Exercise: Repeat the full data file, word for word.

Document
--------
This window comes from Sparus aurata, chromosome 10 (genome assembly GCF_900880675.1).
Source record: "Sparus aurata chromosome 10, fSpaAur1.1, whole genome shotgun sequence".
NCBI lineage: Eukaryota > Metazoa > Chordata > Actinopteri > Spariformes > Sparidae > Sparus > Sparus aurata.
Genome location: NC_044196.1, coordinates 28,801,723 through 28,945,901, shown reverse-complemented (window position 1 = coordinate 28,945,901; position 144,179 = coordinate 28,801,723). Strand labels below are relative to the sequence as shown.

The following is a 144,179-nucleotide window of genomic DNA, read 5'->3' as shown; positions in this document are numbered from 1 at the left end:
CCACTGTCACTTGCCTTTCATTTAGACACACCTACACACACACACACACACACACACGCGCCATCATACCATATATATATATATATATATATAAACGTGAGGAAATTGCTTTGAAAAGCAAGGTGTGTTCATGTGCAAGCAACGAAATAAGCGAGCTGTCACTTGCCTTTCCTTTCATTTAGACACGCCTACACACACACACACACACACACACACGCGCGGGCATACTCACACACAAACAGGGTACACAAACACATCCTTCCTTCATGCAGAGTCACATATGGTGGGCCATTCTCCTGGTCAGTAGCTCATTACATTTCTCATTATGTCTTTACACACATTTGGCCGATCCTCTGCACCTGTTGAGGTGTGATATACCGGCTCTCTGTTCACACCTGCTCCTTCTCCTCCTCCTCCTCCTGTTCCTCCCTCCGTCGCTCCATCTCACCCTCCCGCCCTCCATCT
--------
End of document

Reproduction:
This window comes from Sparus aurata, chromosome 10 (genome assembly GCF_900880675.1).
Source record: "Sparus aurata chromosome 10, fSpaAur1.1, whole genome shotgun sequence".
NCBI lineage: Eukaryota > Metazoa > Chordata > Actinopteri > Spariformes > Sparidae > Sparus > Sparus aurata.
Genome location: NC_044196.1, coordinates 28,801,723 through 28,945,901, shown reverse-complemented (window position 1 = coordinate 28,945,901; position 144,179 = coordinate 28,801,723). Strand labels below are relative to the sequence as shown.

The following is a 144,179-nucleotide window of genomic DNA, read 5'->3' as shown; positions in this document are numbered from 1 at the left end:
CCACTGTCACTTGCCTTTCATTTAGACACACCTACACACACACACACACACACACACGCGCCATCATACCATATATATATATATATATATATAAACGTGAGGAAATTGCTTTGAAAAGCAAGGTGTGTTCATGTGCAAGCAACGAAATAAGCGAGCTGTCACTTGCCTTTCCTTTCATTTAGACACGCCTACACACACACACACACACACACACACGCGCGGGCATACTCACACACAAACAGGGTACACAAACACATCCTTCCTTCATGCAGAGTCACATATGGTGGGCCATTCTCCTGGTCAGTAGCTCATTACATTTCTCATTATGTCTTTACACACATTTGGCCGATCCTCTGCACCTGTTGAGGTGTGATATACCGGCTCTCTGTTCACACCTGCTCCTTCTCCTCCTCCTCCTCCTGTTCCTCCCTCCGTCGCTCCATCTCACCCTCCCGCCCTCCATCT